Conservation Committee Update – Spring 2018

The SBAS Conservation Committee…In Context

By Aaron Kreisberg and Ken Pearlman

“Men and nature must work hand in hand. The throwing out of balance of the resources of nature throws out of balance also the lives of men.”
(Franklin D. Roosevelt; inscription on FDR Memorial at the National Mall, Washington, DC)

The earliest residents of our region, from the indigenous Chumash to the later-arriving Europeans, implicitly recognized the simple truth embodied centuries later in FDR’s words. As described nearly a quarter of a millennium later in the newly incorporated City of Goleta’s General Plan, it was “the rich soils, verdant vegetation, and harmonious climate of the narrow coastal plain between the Santa Ynez Mountains and the Pacific Ocean” that had inspired the area’s description as “The Good Land” by the 1769 Portola expedition diarist. This “special environmental setting” was further institutionalized in the General Plan’s vision of Goleta as a community:

  • that treasures open spaces and ecological resources;
  • where the amount and character of growth respects the carrying capacity of the natural environment;
  • that maintains scenic vistas by protecting open spaces and ensuring that its built environment is designed to be sensitive to its setting; and
  • that promotes a sense of place based on a heritage of respect for the natural environment, small town values, and neighborhood cohesiveness.

Recognizing, and seeking to build upon, the remarkable consonance between these key elements of Goleta’s vision and the SBAS mission—to help conserve and restore our area’s natural ecosystems and improve its biological diversity—our Conservation Committee co-chairs, Jessie Altstatt and Aaron Kreisberg, met for 90 minutes on February 14 with Goleta Mayor Paula Perotte to share ideas for how SBAS can continue to partner with the City in ongoing efforts to protect and sustain the natural resources of the Goodland. The lively and productive conversation touched on such contextual/historical elements as the Goleta Coast’s classification as an “Important Bird Area” (IBA) by the National Audubon Society; and SBAS’s ongoing utilization of Lake Los Carneros as the site of its annual “Winter Birdcount 4 Kids,” a highly popular educational outreach program that connects local youth to nature and which the City of Goleta has generously supported through its community grant program. In addition, Jessie and Aaron suggested three specific areas of potentially fruitful SBAS-City partnership:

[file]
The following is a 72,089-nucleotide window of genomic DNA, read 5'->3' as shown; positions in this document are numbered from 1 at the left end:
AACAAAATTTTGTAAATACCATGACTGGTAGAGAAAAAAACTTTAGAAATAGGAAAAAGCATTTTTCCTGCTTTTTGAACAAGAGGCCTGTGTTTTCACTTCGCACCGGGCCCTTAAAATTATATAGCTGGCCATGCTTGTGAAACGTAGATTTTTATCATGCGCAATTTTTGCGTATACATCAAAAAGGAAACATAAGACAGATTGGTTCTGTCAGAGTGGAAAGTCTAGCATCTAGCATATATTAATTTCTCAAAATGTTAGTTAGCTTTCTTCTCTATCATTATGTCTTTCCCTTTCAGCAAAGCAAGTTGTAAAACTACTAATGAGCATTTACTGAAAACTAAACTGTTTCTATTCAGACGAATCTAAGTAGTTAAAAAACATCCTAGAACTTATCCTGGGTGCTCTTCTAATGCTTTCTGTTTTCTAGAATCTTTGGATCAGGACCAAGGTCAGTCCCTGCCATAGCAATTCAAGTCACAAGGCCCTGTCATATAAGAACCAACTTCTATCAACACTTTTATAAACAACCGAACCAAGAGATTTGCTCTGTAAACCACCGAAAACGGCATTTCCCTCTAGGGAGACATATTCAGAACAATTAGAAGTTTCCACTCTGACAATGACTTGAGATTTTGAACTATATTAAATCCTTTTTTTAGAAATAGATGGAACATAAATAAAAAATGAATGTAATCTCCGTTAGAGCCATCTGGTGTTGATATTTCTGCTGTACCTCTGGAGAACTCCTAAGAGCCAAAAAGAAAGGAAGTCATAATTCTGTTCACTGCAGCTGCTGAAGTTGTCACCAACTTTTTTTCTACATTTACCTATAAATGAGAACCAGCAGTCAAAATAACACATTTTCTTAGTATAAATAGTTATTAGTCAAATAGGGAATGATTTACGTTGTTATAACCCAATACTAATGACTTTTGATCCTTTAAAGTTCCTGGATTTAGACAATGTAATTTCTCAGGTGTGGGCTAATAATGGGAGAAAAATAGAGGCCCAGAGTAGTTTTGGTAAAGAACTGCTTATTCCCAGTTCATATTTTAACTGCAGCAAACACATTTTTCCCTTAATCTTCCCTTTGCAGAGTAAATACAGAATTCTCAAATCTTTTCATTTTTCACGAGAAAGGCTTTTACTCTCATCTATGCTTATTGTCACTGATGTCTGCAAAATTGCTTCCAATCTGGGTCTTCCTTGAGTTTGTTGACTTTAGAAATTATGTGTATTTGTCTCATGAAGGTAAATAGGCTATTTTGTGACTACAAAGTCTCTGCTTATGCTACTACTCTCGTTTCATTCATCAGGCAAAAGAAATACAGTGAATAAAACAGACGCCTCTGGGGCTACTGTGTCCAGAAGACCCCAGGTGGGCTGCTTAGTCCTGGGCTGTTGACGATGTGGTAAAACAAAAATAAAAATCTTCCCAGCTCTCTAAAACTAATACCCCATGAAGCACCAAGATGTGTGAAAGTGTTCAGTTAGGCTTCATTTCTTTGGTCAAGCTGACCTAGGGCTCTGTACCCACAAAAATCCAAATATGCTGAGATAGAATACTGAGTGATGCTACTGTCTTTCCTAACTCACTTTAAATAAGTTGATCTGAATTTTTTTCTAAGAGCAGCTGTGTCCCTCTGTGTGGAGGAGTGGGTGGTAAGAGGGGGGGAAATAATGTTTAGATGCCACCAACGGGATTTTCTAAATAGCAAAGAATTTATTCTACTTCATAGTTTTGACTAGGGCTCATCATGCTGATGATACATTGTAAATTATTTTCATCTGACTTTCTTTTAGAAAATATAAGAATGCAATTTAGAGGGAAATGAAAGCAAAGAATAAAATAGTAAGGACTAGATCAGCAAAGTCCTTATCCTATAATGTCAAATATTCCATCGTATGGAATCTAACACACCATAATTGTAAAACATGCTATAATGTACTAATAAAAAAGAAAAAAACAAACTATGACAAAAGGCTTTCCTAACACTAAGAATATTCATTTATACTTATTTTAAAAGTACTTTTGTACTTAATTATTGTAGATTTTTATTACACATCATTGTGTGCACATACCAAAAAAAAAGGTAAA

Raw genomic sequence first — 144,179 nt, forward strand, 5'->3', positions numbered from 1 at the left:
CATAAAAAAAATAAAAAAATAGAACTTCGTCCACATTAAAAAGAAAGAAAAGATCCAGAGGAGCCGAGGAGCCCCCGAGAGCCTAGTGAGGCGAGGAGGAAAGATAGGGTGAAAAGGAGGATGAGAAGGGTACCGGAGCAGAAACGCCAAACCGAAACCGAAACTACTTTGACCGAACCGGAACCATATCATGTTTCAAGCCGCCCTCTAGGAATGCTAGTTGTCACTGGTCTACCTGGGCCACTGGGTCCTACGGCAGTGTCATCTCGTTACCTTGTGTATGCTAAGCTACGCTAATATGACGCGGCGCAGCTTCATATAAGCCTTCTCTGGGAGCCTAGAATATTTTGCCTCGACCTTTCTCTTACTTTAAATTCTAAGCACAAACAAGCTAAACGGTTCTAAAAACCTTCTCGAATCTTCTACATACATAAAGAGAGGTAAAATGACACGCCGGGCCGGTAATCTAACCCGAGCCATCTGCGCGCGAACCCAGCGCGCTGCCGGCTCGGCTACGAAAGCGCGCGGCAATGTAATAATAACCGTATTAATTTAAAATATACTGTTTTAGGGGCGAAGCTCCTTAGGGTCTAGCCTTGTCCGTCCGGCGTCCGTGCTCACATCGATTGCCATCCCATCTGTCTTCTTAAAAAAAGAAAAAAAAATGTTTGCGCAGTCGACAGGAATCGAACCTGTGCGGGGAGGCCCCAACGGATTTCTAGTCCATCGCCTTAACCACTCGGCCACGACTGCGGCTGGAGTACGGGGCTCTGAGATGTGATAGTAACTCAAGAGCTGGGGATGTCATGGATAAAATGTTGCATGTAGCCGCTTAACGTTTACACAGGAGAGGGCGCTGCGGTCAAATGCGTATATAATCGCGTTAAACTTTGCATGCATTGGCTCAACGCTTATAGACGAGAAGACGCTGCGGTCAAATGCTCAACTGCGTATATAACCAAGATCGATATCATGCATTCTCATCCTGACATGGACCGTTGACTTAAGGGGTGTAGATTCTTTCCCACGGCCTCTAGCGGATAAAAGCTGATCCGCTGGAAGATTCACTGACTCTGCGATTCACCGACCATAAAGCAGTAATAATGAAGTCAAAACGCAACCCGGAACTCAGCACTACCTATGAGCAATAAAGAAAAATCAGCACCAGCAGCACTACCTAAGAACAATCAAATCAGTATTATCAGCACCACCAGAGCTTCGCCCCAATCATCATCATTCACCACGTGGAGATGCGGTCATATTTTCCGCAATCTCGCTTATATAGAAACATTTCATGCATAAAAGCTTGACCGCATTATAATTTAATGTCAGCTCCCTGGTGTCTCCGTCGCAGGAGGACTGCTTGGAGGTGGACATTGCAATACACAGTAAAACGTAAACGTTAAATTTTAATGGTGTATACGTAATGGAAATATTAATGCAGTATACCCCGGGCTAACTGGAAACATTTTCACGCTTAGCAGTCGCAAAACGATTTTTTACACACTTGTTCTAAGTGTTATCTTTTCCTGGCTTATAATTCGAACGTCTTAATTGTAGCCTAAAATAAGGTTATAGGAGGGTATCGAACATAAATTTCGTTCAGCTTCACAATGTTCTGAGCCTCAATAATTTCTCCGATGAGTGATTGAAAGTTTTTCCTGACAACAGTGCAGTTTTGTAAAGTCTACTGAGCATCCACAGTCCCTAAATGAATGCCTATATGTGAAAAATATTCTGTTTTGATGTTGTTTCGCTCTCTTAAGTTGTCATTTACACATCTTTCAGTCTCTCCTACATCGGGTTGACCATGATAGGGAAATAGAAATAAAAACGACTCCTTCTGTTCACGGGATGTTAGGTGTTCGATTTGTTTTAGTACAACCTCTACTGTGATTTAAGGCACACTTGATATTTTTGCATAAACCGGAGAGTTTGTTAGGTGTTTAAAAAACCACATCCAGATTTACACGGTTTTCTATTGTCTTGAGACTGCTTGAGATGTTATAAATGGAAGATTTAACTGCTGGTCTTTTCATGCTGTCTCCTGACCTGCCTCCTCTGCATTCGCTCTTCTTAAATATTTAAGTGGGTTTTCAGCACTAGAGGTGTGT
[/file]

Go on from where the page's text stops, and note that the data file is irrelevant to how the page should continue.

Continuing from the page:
• input on management of the City’s green spaces and parks (such as Lake Los Carneros and Ellwood Mesa) and riparian buffers along the City’s creeks (such as San Jose and Atascadero);
  • awareness-raising with the City departments and staff on human impacts to natural resources and the conservation of sensitive plants and bird habitat; and
  • ideas for promoting more effective leash law enforcement within City parks and open spaces, particularly at Ellwood Mesa.

Mayor Perotte welcomed these ideas and encouraged our continued dialogue and activities with the City that would further promote this shared “vision of Goleta.”